06/08/04 — CTS-V gives Cadillac a European fighter

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CTS-V gives Cadillac a European fighter

We had some driving to do, some business to take care of on a warm spring weekend. So we made good use of our test car.

It’s not that way every weekend.

On those weekends when there isn’t anything on the agenda we drive for fun. And we drive to put a vehicle through its paces on roads that bring out the best — and worst — in cars, trucks and sport utilities.

Cadillac CTS-V, 2005

We drive one of several test loops that we’ve mapped out ranging in distance from 30 miles to more than 75 miles.

Our loops include several curving rural roads. It makes comparison driving easier. We know what a Corvette will safely do through a series of back-road curves. We know what a BMW Z4 and a Infiniti G35 coupe will do through those same curves.

These rural roads, in a sparsely populated county where hogs and cows easily outnumber humans, have become our road test laboratory. The roads are generally free of interference, inhabited only occasionally by slow-moving pickups and a few tractors, and never by state police.

But every so often business or family matters intervene and we need to abandon the laboratory and use the test vehicle for a road trip, usually punctuated by interstates and four-lane highways, for hauling someone to a medical appointment or checking on someone at college.

And so it was the weekend we were in possession of Cadillac’s incredible performance car, the CTS-V. We longed for our test road, but the CTS-V, with the Corvette Z06 LS6 V-8 engine under the hood and a 6-speed manual transmission in hand, proved a smile-inducing companion for the more mundane four-lane highways and city streets.

The CTS-V is the fastest and most athletic Cadillac in history.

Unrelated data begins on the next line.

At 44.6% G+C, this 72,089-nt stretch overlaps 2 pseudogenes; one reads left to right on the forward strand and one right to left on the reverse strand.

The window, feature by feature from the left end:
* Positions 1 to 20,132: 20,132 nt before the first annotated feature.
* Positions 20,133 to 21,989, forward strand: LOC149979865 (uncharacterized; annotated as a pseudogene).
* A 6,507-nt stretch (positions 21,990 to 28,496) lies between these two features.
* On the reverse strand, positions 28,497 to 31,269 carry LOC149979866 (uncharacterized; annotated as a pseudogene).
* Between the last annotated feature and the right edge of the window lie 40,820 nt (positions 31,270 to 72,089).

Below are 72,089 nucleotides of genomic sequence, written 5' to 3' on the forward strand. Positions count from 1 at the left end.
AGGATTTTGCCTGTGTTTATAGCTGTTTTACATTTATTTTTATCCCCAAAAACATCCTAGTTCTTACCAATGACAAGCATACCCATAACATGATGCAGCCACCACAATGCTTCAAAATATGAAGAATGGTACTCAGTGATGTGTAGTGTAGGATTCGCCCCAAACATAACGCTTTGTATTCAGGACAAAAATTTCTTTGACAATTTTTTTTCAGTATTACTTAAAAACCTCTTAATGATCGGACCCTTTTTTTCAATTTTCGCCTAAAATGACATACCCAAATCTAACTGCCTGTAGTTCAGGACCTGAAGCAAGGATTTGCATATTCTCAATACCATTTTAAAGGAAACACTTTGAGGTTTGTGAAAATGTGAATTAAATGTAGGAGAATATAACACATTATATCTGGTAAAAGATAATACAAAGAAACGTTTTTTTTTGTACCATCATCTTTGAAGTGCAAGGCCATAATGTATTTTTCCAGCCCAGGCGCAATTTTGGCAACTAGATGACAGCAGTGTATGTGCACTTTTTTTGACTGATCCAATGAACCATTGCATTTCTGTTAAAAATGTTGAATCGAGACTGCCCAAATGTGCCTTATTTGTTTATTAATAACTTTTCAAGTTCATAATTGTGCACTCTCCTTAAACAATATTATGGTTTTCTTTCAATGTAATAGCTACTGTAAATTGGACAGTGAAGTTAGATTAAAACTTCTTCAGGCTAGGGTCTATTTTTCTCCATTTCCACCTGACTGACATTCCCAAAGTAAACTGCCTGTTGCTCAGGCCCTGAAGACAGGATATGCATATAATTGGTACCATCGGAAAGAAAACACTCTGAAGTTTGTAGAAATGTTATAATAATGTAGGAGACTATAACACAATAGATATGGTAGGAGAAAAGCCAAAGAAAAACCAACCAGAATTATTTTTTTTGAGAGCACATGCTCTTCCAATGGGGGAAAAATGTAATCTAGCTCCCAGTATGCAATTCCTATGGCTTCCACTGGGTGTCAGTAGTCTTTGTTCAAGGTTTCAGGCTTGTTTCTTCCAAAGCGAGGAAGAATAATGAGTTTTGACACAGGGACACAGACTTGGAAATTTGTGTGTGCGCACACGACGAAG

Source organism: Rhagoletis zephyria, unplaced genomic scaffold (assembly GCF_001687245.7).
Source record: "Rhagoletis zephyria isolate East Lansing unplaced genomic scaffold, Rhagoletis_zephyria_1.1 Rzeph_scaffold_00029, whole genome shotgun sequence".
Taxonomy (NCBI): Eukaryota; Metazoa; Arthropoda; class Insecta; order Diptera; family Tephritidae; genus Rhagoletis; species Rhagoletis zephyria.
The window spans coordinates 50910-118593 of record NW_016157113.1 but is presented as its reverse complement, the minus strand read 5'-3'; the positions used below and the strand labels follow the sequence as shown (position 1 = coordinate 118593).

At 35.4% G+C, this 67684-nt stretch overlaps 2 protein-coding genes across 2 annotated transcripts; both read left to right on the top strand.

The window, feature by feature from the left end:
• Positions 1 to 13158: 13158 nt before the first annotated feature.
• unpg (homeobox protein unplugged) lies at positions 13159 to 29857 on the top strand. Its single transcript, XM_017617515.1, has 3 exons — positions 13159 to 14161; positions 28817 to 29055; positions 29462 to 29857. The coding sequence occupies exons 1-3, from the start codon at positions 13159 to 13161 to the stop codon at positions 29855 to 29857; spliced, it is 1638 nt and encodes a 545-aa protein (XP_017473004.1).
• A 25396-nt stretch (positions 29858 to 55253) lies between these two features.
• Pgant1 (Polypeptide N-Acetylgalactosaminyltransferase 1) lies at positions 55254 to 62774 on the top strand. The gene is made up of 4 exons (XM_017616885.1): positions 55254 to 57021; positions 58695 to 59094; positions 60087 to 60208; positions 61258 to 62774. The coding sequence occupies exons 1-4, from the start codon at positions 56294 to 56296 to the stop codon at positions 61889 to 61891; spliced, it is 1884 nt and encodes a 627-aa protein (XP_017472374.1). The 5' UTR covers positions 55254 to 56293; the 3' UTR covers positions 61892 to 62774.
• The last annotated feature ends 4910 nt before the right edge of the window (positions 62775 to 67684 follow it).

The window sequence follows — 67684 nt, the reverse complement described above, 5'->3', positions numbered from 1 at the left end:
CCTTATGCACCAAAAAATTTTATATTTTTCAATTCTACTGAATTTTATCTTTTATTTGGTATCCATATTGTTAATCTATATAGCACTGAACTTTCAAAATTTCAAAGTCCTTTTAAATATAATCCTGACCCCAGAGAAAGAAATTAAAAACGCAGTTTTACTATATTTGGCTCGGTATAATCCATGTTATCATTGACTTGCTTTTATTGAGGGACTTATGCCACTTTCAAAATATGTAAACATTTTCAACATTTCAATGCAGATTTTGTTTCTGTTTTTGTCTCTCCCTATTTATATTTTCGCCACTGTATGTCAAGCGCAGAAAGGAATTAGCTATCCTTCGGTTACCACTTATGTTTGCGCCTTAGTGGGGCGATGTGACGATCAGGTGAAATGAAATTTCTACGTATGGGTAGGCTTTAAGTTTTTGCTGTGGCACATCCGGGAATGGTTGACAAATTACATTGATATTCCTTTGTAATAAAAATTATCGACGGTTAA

And it comes at a good time to compete against the European performance uppercrust including the AMG-tuned Mercedes cars and the M-class BMW sedans and coupes.

The rumbling 400-horsepower Corvette engine makes this mid-sized luxury car a thrilling experience. And a finely tuned suspension, the accurate-shifting 6-speed manual transmission, giant-sized Brembo brakes and high-speed Goodyear run-flat tires give this Caddy the price of admission to the premium sports sedan club heretofore exclusively populated by European sheetmetal.

Move over BMW M5 and make room for this American upstart.

The already-popular CTS, one of the first of Cadillac’s new edgy designs introduced in 2002 as a 2003 model, has come into its own this year with two new drivetrains and an upgraded interior.

It is based on the new rear-wheel drive Epsilon architecture and was initially tuned for the road at the famed Nurburgring track in Germany.

A new 3.6-liter V-6 generating 255 horsepower is a big improvement over the original engine, a 3.2-liter 220 horsepower V-6. The smaller engine is still available, but the new V-6 gives the CTS the urgency it needs to be a player in the entry-level luxury sports sedan ranks.

With the standard V-6 engines, the CTS is a taut, maneuverable, fun-to-drive machine that gives Cadillac a competitor in a tough segment that includes such stalwarts as the BMW 3-Series, Mercedes C-Class, Infiniti G35 and Lexus IS300.

But the big news is the V edition produced by General Motors’ performance division. And this puts the CTS in direct competition with the hottest of the Europeans.

The Corvette engine churns out 400 horsepower and 390 pound-feet of torque.